8. All BBQs are not created equal. Some take 30 - 40 minutes to cook a chicken breast or two.

9. You can still hike without hiking poles - I forgot mine and my husband doesn't have any to lend.

10. There is always a kind stranger on the dock to help you in and/or out of your kayak. They haven't invented winches for that purpose yet - maybe they should.

11. Wine is an essential and should be part of every car's safety kit.

12. Loons are tricky creatures. We either saw one Loon pop his head up 12 times or twelve Loons pop their heads up once, but not all at once.

13. Butter Tarts are Canadian. This isn't really a wilderness "thing"....or is it ?

14. You could wear goose down all year round - just sayin'.

15. There are no poisonous snakes in Algonquin Park, however, it is black bear country. Never "play dead" if confronted by a bear. You should, however, try talking to it, very loudly!!

16. People from Oshawa are very friendly - semi wilderness lesson :)

17. There is such a thing as single ply toilet paper!!

18. Given a choice between margarine or butter, pack butter.

19. Whatever coffee filters you pack will be the wrong size and shape and will never work, especially if you forget to bring the coffee.

20. Pack either paper towels or paper napkins. One will be redundant.

21. Bug spray left at the cottage does not repel bugs found on the trail.

22. A two seater Kayak is cheaper than two single kayaks to rent, however, the cost of the ensuing divorce negates the savings!!

23. There are some inanimate objects that actually have minds of their own. 1. smouldering fires - they burst into flame when everyone has gone to bed. 2. tandem kayaks - they tend to steer themselves and blame it on the occupants. 3. keys - they are actually inhabited by spirits that like to hide in mysterious places :)

Someone else's cottage

24. Thick "German" bread also gets mushy in a warm backpack.

25. Mosquitos rule!

Have an awesome day!!

Monday, August 04, 2014

A Few Days in Algonquin.....

It's an ill wind that blows in cold and rain for July. Sigh! Well, we packed the ponchos that we wore in June for the bike trip. We may have to use them in the kayaks this week. Did I say that we were planning a few days hiking on the Bruce Trail in August, too? I'll post those dates, when I know them, so you can avoid planing a vacation in the rain, because, of course, it will rain then too!!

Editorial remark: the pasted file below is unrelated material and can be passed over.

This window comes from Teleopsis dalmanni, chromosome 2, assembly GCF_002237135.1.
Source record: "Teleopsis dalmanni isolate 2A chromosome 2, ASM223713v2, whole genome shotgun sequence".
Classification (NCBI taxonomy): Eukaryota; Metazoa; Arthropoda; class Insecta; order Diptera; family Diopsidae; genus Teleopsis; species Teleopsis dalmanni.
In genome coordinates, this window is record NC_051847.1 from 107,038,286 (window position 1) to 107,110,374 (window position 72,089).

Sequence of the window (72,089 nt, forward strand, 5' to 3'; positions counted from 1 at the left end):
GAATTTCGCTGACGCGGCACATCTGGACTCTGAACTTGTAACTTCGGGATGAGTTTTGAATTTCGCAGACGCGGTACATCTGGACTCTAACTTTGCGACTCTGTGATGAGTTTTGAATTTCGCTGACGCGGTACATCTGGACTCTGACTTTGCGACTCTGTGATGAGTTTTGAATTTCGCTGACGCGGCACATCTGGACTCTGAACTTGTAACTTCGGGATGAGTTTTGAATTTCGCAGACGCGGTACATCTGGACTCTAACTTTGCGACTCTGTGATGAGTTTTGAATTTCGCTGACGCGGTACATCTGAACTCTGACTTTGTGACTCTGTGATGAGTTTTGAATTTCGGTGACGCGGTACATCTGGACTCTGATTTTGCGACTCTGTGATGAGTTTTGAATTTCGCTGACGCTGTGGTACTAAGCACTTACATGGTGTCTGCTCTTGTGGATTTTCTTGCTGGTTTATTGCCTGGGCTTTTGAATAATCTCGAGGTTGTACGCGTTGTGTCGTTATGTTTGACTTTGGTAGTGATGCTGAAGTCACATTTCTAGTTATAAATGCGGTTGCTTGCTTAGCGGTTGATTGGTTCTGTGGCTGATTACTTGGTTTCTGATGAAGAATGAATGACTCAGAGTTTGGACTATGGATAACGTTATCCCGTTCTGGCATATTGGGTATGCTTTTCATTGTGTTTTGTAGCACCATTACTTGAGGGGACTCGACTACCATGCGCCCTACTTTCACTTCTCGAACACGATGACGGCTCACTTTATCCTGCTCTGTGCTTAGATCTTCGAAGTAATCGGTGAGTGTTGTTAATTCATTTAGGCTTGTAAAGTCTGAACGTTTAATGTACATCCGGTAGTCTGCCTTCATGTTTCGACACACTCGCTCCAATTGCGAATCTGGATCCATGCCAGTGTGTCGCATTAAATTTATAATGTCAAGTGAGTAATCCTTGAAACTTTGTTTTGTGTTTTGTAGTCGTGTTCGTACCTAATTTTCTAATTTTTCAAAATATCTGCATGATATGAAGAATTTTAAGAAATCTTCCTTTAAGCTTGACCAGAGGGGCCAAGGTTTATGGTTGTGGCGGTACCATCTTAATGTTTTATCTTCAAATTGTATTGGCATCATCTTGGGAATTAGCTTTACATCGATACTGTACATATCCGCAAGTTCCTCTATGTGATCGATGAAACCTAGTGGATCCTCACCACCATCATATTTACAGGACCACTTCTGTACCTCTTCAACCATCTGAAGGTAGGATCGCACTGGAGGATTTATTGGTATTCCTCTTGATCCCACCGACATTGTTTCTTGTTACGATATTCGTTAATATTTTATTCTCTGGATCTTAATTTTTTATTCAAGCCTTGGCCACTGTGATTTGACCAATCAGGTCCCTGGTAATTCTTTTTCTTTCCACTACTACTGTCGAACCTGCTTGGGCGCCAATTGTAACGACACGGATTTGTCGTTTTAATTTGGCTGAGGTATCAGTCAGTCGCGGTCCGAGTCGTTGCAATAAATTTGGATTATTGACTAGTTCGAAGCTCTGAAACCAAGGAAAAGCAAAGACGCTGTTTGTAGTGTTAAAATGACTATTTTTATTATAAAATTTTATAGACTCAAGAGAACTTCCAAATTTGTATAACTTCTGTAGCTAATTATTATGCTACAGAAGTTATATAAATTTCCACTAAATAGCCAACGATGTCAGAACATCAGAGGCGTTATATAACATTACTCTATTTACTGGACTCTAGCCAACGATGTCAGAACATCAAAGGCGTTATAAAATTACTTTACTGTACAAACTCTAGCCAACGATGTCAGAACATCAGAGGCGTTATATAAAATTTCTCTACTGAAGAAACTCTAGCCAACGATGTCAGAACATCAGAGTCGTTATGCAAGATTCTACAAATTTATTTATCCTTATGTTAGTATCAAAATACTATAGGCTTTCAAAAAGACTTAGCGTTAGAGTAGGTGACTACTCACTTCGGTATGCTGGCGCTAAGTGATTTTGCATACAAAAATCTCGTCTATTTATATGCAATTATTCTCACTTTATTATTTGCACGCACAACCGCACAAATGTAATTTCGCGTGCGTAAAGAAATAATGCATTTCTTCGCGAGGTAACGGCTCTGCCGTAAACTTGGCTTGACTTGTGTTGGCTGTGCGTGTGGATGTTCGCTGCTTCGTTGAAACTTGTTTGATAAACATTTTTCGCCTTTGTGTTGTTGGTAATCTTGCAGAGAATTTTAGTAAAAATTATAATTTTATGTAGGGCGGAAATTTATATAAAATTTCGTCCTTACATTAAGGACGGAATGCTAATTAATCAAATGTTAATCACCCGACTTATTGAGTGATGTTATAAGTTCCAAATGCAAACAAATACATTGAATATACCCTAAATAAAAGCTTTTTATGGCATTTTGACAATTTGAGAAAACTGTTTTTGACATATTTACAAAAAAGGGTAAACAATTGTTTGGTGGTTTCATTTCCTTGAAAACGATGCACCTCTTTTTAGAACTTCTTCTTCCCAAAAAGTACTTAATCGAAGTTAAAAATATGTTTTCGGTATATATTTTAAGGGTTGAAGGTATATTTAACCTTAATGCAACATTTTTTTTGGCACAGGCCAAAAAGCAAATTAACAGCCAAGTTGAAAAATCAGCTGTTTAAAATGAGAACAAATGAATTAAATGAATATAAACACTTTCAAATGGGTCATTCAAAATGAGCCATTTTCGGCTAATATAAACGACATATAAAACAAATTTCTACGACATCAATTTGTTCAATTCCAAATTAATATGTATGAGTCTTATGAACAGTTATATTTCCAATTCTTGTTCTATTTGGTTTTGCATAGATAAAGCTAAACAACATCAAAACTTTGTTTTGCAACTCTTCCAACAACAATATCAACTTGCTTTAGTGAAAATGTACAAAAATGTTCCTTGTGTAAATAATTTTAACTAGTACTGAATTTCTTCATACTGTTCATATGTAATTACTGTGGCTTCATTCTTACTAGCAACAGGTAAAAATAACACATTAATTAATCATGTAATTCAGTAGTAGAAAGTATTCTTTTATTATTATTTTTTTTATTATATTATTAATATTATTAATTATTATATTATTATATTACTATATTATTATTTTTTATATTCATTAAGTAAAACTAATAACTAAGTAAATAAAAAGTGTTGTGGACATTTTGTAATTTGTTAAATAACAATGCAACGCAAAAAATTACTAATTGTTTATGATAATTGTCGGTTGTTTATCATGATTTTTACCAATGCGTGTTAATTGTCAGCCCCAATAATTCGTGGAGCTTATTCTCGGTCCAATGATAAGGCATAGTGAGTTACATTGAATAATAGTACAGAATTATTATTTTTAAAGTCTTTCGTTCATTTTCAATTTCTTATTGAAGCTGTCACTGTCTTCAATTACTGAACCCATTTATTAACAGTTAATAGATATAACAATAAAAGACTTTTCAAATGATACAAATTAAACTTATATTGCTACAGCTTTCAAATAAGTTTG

Well, it did clear up a little as the day progressed and we headed North to cottage country. In fact the sun even came out at one point, but the wind was still fierce and the temperature, well below normal for this time of year. I would say, with the wind chill, it may have been 10C brrrrrr!!

Ragged Falls

The cottage we booked, sight unseen, was OK. We were 20 feet from the shores of Oxtongue Lake and the resort itself has a small sandy beach with a few canoes and kayaks etc for guest use. Although the view was pretty, the cottage itself was just marginally better than camping :) However, we did have a small kitchen, clean bathroom and shower and a Queen sized bed, with only one side against the wall - my side :) After unpacking, we took a walk around the area, to see if the other cottage resorts were any better. Some were, however, these took bookings for full weeks only. There is a reason why we "lucked out" with this one for just a few days.

Misty Morning

On the positive side, there's nothing like a few days up north to make you feel really Canadian!! Although we were not as adventurous as the "other people," who were packing up wilderness gear to head out on camping trips with just a tent, a canoe, a stove, some provisions and a whole lot of "let's go for it spirit," we did enjoy watching them. I will overlook the fact that these were families taking young children and even babies in backpacks - now I really know that I failed as a mother!! Sigh!!

Cosy Evening

Still we did kayak up the Oxtongue River to Ragged Falls and back. It took about two hours and it was lovely. So lovely, in fact, that we did it both Tuesday and Thursday morning. Wednesday we did some Loon spotting from our kayaks on Canoe Lake. For the most part the rain held off until the evening, so we could do a 2km hiking trail every afternoon. We might have taken on something a little longer except those black clouds were everywhere and we just didn't feel like getting as soaked on this trip, as we had on the last.

Kilarney Lodge

For all it's wilderness charm, Algonquin park does have a very civilized side to it. It has three first class restaurants with resorts attached. On the afternoon that it did rain right at lunchtime, we decided to abandon our picnic sandwiches and have a three course meal at Kilarney Lodge. (This is why I never lose weight!) Unfortunately, none of the restaurants in the park can serve alcohol, however, they do let you bring your own in. Luckily, my husband had a bottle of wine in the car - part of the safety kit, no doubt :)  Kilarney didn't even charge a corkage!!

After lunch the skies cleared, the sun came out and we got a hike in - not long enough to wear off the butter tart I had for dessert, though!!

Have an awesome day!!